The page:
Top secret 11 yrs in making, submarine faces crucial tests ahead
- Essar Leaks: SC issues notices to Essar Group and Centre on PIL seeking court-monitored probe
- Karnataka CM announces CBI probe into death of IAS officer DK Ravi
- Hashimpura massacre: 10 freed still in UP Police
- Jaitley, Rajan paper over the cracks, minister says in regular, frank talks
- Lee Kuan Yew, founder of modern Singapore, passes away at 91
Over the next two years, a series of tests, including the crucial activation of the nuclear reactor and firing of missiles, will be carried out on the INS Arihant to make it fully functional and ready for induction into the Indian Navy.
It took the Ship Building Centre (SBC) almost 11 years to construct the country's first indigenous nuclear-powered submarine. Sanctioned using secret funds in the late seventies by then Prime Minister Indira Gandhi after India conducted its first nuclear test, the design and technology of INS Arihant was locked in 1984 when the formal go-ahead was given. Work on the submarine started in 1998.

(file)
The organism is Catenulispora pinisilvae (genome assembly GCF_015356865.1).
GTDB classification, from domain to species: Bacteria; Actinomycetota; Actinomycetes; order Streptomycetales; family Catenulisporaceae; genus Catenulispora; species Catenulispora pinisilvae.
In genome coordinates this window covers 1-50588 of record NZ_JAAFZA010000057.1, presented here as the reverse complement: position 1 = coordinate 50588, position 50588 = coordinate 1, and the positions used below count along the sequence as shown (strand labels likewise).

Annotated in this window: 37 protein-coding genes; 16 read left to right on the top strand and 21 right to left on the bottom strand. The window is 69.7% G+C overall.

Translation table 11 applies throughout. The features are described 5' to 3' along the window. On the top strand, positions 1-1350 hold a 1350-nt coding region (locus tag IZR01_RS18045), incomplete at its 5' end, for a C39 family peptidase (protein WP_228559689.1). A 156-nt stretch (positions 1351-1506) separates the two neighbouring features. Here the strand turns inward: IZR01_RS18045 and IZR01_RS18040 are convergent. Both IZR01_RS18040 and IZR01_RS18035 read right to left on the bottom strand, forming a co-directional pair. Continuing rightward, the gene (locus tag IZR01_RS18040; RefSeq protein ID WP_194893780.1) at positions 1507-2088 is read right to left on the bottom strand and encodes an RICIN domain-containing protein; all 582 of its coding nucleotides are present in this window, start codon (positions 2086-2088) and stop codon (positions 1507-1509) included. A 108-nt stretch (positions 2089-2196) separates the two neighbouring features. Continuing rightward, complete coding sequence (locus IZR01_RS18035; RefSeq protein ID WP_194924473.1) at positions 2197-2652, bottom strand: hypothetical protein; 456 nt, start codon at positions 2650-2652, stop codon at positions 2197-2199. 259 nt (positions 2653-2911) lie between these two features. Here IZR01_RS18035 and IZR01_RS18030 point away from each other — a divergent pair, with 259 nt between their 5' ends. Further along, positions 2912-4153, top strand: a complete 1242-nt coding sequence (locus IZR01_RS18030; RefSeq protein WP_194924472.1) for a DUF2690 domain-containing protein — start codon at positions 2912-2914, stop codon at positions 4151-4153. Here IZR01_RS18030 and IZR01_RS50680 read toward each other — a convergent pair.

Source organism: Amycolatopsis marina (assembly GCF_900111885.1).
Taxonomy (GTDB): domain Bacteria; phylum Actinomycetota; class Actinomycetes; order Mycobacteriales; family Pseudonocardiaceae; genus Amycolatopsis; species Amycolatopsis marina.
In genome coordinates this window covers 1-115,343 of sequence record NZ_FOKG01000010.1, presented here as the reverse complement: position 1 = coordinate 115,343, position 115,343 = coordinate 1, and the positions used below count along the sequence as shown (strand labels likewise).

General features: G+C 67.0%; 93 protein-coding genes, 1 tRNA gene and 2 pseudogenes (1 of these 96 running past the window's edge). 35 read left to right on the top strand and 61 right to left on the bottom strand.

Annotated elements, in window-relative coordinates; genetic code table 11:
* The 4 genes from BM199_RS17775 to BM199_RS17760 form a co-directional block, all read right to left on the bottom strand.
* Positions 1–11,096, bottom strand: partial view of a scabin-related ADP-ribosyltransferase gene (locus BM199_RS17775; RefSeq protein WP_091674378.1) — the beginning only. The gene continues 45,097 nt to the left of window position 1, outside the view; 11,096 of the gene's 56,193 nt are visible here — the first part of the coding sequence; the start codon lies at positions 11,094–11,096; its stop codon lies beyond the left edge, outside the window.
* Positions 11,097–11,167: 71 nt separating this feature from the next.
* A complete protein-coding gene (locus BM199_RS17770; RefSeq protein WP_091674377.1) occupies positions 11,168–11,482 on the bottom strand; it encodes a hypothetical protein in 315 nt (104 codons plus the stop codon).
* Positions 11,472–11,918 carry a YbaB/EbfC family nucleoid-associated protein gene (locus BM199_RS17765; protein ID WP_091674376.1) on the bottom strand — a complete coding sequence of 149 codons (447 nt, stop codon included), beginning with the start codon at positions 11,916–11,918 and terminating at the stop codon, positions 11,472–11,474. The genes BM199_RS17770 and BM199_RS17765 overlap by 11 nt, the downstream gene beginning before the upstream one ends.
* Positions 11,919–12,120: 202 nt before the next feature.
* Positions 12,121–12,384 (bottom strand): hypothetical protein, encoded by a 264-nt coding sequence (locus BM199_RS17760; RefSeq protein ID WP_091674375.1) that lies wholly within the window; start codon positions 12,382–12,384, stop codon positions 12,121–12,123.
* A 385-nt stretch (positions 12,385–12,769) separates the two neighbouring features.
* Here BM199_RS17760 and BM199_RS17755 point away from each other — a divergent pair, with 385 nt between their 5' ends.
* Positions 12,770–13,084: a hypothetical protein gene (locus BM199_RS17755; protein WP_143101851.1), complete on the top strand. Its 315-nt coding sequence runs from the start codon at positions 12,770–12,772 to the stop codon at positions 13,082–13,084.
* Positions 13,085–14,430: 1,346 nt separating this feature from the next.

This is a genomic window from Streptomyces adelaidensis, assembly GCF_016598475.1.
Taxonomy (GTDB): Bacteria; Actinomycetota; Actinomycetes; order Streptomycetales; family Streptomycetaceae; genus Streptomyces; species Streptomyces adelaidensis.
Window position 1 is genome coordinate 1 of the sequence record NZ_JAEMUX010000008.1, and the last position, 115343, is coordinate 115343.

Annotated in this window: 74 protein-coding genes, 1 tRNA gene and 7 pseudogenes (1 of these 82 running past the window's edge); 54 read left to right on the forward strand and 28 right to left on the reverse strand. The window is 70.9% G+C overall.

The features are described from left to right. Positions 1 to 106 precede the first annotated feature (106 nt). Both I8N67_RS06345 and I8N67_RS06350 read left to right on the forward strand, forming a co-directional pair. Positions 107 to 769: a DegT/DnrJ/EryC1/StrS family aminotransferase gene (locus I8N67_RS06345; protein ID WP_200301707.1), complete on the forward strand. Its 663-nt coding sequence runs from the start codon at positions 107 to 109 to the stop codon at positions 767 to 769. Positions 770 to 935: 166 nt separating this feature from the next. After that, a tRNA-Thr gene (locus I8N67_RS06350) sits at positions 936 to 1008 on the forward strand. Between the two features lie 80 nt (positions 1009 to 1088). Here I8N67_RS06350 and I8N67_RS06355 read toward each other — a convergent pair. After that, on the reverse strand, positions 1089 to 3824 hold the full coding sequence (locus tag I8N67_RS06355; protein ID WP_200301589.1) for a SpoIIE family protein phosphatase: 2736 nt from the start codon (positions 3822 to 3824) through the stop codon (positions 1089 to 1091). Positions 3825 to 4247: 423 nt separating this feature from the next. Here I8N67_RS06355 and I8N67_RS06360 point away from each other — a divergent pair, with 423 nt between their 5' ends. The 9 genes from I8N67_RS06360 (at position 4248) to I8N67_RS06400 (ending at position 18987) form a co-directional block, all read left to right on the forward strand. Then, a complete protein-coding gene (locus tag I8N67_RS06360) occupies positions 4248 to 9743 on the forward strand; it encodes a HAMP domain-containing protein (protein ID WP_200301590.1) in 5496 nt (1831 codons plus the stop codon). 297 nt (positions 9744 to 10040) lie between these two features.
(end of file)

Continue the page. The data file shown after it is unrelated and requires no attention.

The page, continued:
The submarine has been moved a short distance away from the dry dock to a covered test area called "Site Bravo". While most systems, including the power plant, missile launchers and torpedo tubes, have already been fitted on board, a few others will now be put on the submarine. This helps save time as the dry dock will now be available for the construction of the second and third nuclear submarines of the same class. Sources said the hulls of the second and third submarines have already been completed and the two warships will be assembled at Vizag over the next few years.
"We have put a lot of systems online. Now, all the other systems will also be put online," said Vice Admiral D S P Verma (retd), project director of the Advanced Technology Vessel (ATV), the codename for the nuclear submarine project.
Over the next few months, engineers working on the submarine will test all its systems, including the engine, communications and sensors on secondary power — or power from a land-based source.
After all the systems have been validated, the most crucial part of the induction process will commence — the firing of the nuclear reactor. The miniaturised reactor, which will generate 80 MW of power, has been developed by the Bhabha Atomic Research Centre (BARC) with the help of a Russian design team.